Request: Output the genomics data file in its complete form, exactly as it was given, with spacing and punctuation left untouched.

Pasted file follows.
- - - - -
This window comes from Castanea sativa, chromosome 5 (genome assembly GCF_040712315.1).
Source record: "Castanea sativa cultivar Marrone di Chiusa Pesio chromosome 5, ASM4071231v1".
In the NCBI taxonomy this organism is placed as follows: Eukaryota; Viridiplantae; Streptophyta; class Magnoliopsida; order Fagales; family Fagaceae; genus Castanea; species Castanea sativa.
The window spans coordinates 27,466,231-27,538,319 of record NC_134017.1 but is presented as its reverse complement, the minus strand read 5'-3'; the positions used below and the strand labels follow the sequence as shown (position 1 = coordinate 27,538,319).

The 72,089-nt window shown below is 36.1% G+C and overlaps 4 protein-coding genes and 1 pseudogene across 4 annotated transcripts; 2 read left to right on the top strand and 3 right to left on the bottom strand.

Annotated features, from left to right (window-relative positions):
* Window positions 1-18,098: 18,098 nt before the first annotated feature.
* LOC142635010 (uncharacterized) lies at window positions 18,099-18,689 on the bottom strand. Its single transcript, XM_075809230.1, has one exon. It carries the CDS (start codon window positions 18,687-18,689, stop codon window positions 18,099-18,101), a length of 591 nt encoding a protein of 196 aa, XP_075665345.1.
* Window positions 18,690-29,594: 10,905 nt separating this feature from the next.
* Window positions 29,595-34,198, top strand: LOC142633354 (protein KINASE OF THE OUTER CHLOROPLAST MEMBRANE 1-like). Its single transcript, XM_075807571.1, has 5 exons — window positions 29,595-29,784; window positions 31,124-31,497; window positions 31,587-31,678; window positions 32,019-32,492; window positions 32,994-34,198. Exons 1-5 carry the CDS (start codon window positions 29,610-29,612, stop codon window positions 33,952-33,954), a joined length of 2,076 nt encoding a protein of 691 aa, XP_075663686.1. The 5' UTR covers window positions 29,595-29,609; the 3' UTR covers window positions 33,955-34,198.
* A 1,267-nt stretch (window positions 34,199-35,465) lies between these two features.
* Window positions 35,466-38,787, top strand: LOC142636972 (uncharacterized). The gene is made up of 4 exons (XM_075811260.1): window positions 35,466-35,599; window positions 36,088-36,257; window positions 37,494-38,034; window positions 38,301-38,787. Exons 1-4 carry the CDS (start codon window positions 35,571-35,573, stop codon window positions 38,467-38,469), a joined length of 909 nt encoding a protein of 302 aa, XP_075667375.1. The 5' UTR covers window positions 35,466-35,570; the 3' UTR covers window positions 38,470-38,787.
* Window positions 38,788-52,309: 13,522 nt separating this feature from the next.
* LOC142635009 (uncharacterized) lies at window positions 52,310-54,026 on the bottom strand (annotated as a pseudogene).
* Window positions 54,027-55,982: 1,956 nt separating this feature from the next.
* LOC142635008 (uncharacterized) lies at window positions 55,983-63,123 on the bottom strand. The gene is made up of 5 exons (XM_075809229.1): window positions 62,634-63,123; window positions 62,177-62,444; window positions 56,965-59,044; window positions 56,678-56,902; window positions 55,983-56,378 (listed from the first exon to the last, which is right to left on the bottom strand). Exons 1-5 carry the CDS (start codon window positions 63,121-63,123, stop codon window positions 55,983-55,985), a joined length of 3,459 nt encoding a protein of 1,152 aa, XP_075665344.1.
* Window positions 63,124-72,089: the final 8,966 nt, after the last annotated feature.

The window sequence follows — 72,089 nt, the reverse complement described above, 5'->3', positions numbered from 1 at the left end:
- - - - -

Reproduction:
This window comes from Castanea sativa, chromosome 5 (genome assembly GCF_040712315.1).
Source record: "Castanea sativa cultivar Marrone di Chiusa Pesio chromosome 5, ASM4071231v1".
In the NCBI taxonomy this organism is placed as follows: Eukaryota; Viridiplantae; Streptophyta; class Magnoliopsida; order Fagales; family Fagaceae; genus Castanea; species Castanea sativa.
The window spans coordinates 27,466,231-27,538,319 of record NC_134017.1 but is presented as its reverse complement, the minus strand read 5'-3'; the positions used below and the strand labels follow the sequence as shown (position 1 = coordinate 27,538,319).

The 72,089-nt window shown below is 36.1% G+C and overlaps 4 protein-coding genes and 1 pseudogene across 4 annotated transcripts; 2 read left to right on the top strand and 3 right to left on the bottom strand.

Annotated features, from left to right (window-relative positions):
* Window positions 1-18,098: 18,098 nt before the first annotated feature.
* LOC142635010 (uncharacterized) lies at window positions 18,099-18,689 on the bottom strand. Its single transcript, XM_075809230.1, has one exon. It carries the CDS (start codon window positions 18,687-18,689, stop codon window positions 18,099-18,101), a length of 591 nt encoding a protein of 196 aa, XP_075665345.1.
* Window positions 18,690-29,594: 10,905 nt separating this feature from the next.
* Window positions 29,595-34,198, top strand: LOC142633354 (protein KINASE OF THE OUTER CHLOROPLAST MEMBRANE 1-like). Its single transcript, XM_075807571.1, has 5 exons — window positions 29,595-29,784; window positions 31,124-31,497; window positions 31,587-31,678; window positions 32,019-32,492; window positions 32,994-34,198. Exons 1-5 carry the CDS (start codon window positions 29,610-29,612, stop codon window positions 33,952-33,954), a joined length of 2,076 nt encoding a protein of 691 aa, XP_075663686.1. The 5' UTR covers window positions 29,595-29,609; the 3' UTR covers window positions 33,955-34,198.
* A 1,267-nt stretch (window positions 34,199-35,465) lies between these two features.
* Window positions 35,466-38,787, top strand: LOC142636972 (uncharacterized). The gene is made up of 4 exons (XM_075811260.1): window positions 35,466-35,599; window positions 36,088-36,257; window positions 37,494-38,034; window positions 38,301-38,787. Exons 1-4 carry the CDS (start codon window positions 35,571-35,573, stop codon window positions 38,467-38,469), a joined length of 909 nt encoding a protein of 302 aa, XP_075667375.1. The 5' UTR covers window positions 35,466-35,570; the 3' UTR covers window positions 38,470-38,787.
* Window positions 38,788-52,309: 13,522 nt separating this feature from the next.
* LOC142635009 (uncharacterized) lies at window positions 52,310-54,026 on the bottom strand (annotated as a pseudogene).
* Window positions 54,027-55,982: 1,956 nt separating this feature from the next.
* LOC142635008 (uncharacterized) lies at window positions 55,983-63,123 on the bottom strand. The gene is made up of 5 exons (XM_075809229.1): window positions 62,634-63,123; window positions 62,177-62,444; window positions 56,965-59,044; window positions 56,678-56,902; window positions 55,983-56,378 (listed from the first exon to the last, which is right to left on the bottom strand). Exons 1-5 carry the CDS (start codon window positions 63,121-63,123, stop codon window positions 55,983-55,985), a joined length of 3,459 nt encoding a protein of 1,152 aa, XP_075665344.1.
* Window positions 63,124-72,089: the final 8,966 nt, after the last annotated feature.

The window sequence follows — 72,089 nt, the reverse complement described above, 5'->3', positions numbered from 1 at the left end: